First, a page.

70 Tips for Cleaning Your House after the Kids are Sick

housecleaningDespite your best efforts to prevent it, your kids will end up sick at some point or another. As unfortunate as this is, it happens to everyone. The key to quickly coming out of this debacle on the other side is keeping the germs from spreading to the rest of the family. Disinfecting the house is one of the best ways to prevent anyone else from contracting the illness, and these 70 blogs are full of tips to clean your house in the event that someone comes down with a sickness that’s easily spread.

How to Sanitize Your Home after Illness

Where do you even start when it comes to cleaning the house after an illness? If you can, open up some windows to get fresh air into your home. This air will not only clear out any strange smells that are lingering, it will also help replenish the stale air with fresh air. Grab some rubber gloves, gather up all of the trash and dump it. Disinfect your trash cans, because they can hold germs for hours and even days depending on the germ. For other tips on cleaning your home after your kids have been sick, read these 10 blogs.

Cleaning Those Forgotten Areas

It’s easy to overlook cleaning some areas of your home; however, those surfaces can hold tons of germs. For instance, the drawers in your refrigerator can hold germs that can make your entire family ill. To avoid this, line them with paper towels. These 10 blogs share tips on how to clean forgotten areas of the home.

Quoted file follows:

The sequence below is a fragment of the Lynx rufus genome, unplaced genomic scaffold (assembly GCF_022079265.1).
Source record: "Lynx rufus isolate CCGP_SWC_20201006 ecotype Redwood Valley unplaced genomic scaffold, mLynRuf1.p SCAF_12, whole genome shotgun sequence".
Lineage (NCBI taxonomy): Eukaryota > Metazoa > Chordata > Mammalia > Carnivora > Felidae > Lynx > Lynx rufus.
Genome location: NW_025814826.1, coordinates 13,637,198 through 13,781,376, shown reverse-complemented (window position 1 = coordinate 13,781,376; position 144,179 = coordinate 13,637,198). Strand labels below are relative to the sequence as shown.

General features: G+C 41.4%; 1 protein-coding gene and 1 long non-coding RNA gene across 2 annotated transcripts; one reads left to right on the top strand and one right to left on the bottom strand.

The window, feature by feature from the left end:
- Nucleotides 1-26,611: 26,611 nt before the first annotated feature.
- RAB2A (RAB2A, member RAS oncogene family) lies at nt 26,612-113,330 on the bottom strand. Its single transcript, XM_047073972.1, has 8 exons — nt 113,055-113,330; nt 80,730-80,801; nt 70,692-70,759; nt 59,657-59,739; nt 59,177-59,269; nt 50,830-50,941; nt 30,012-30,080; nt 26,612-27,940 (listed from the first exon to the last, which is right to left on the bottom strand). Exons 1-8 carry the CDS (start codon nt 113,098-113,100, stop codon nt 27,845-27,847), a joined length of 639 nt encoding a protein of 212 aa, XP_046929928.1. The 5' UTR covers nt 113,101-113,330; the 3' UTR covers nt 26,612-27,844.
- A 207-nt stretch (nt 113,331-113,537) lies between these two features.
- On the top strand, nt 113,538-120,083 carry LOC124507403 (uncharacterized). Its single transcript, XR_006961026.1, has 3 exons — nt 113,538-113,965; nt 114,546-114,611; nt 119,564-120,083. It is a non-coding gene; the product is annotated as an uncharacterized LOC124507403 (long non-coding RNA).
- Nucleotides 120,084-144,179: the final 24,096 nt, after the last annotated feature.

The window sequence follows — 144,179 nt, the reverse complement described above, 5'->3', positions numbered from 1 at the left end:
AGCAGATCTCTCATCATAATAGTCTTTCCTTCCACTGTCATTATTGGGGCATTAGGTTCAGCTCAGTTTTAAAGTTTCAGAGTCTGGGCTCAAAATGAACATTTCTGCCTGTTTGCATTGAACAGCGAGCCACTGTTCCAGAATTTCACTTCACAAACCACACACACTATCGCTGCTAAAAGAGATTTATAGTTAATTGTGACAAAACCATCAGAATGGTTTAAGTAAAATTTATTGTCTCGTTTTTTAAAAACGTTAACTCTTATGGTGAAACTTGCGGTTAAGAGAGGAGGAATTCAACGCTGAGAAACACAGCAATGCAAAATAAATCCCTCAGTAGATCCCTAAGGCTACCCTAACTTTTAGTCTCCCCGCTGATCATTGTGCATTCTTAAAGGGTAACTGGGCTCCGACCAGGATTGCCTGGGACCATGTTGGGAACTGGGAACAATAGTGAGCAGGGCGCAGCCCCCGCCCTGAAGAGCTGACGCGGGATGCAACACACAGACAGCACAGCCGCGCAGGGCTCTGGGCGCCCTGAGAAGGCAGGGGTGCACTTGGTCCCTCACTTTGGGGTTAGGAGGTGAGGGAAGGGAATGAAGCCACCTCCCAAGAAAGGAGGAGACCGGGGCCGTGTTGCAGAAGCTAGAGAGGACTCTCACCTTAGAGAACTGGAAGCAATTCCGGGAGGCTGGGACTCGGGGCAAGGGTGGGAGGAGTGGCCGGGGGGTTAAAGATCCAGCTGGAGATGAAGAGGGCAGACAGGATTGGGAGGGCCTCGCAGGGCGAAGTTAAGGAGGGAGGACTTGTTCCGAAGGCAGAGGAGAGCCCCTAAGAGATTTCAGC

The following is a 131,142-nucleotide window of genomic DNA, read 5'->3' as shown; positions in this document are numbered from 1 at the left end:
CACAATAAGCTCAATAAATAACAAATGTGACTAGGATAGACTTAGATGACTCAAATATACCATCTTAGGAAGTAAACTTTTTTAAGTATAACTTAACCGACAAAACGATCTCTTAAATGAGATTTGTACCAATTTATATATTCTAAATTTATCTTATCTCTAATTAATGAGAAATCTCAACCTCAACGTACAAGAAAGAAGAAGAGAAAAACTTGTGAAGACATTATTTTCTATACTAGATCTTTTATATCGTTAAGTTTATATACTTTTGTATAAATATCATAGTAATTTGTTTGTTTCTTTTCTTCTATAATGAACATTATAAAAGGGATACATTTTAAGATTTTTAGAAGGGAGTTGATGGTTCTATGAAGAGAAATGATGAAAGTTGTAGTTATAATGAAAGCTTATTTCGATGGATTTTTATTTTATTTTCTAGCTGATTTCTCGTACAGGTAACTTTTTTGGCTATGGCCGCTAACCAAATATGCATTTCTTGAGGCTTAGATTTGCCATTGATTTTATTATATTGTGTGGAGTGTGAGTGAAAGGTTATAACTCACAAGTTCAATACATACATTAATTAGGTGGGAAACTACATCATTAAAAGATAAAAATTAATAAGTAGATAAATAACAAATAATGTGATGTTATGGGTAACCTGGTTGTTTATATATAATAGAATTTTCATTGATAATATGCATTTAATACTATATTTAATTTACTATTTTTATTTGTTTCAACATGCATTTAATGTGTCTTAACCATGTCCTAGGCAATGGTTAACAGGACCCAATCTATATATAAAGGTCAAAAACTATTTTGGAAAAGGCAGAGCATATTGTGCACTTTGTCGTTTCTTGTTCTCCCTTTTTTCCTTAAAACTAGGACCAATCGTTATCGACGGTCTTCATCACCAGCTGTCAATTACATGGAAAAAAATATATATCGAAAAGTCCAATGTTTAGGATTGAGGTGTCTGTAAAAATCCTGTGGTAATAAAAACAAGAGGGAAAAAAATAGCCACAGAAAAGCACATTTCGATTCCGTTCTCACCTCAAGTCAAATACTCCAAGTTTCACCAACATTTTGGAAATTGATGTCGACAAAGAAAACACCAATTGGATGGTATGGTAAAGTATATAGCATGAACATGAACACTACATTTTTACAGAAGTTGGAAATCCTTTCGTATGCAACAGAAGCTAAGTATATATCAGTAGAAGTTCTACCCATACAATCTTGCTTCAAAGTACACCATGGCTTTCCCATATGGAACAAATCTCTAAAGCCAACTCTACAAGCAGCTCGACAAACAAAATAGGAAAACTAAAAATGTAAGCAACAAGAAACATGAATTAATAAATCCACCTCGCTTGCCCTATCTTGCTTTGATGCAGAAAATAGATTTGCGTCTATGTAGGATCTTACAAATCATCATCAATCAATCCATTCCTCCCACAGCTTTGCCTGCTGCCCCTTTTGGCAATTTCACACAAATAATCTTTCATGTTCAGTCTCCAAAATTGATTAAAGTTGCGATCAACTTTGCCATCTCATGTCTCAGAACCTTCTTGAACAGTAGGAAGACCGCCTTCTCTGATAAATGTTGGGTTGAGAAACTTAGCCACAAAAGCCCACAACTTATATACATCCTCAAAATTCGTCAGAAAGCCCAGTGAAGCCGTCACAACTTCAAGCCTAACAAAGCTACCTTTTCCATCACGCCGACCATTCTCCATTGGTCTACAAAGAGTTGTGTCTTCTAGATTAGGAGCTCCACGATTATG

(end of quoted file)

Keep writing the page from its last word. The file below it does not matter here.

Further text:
How a Decluttered Home Helps after Illness

While you probably try to stay ahead of clutter in your home it can be a never ending battle. If you create routines for yourself to prevent clutter, though, you can keep it under control. In times of illness you may have a friend or loved one come in to help you, but if your home is filled with clutter they won’t know what to do with it all and may end up stacking it or skipping over those surfaces all together. If you don’t have anyone to come help you and you are trying to make sure the house is picked up, you will find that it doesn’t take long at all to clean the house when there’s no clutter. Take a look at these 10 blogs to learn more about decluttering and how it can save you time and energy.

Cleaning the Kitchen to Avoid Foodborne Illness

Foodborne illnesses can make your family really sick. These types of illnesses are typically contracted because of cross contamination in the kitchen or a problem with food preparation. There are ways to prevent foodborne illnesses at home, though. Two easy tricks: keep surfaces clean and be careful to not to use the same knife with raw meat that you do with cooked. These blogs will explain how foodborne illnesses can happen and what you can do to prevent them.

Cleaning Up After Your Child Has Thrown Up

Unfortunately, cleaning up after your child has vomited is part of the parenting gig. It’s not fun, but if you use the tips found in these 10 blogs you will be able to make it bearable. One thing to remember is that you need to clean up the carpet immediately because it may stain the carpet if left to dry. The carpet is not the only place that kids throw up, though, and you’ll find tips for cleaning up any and all spaces in these 10 blogs.

Green Cleaning Products that Work

If you prefer to avoid harsh chemicals when you are cleaning your home there are several alternatives that will work just as well as for killing germs. Vinegar and tea tree are natural solutions that will disinfect surfaces, for example. Take a look at these tips and see if these green cleaning ideas appeal to you.

How to Clean to Prevent Illness

Every time you clean, whether it’s after someone has been sick or not, you are cleaning to prevent illness. However, there’s more to cleaning than just hitting the big areas in the home. These 10 blogs give specific tips on cleaning areas that you might not think about to prevent your family from getting sick.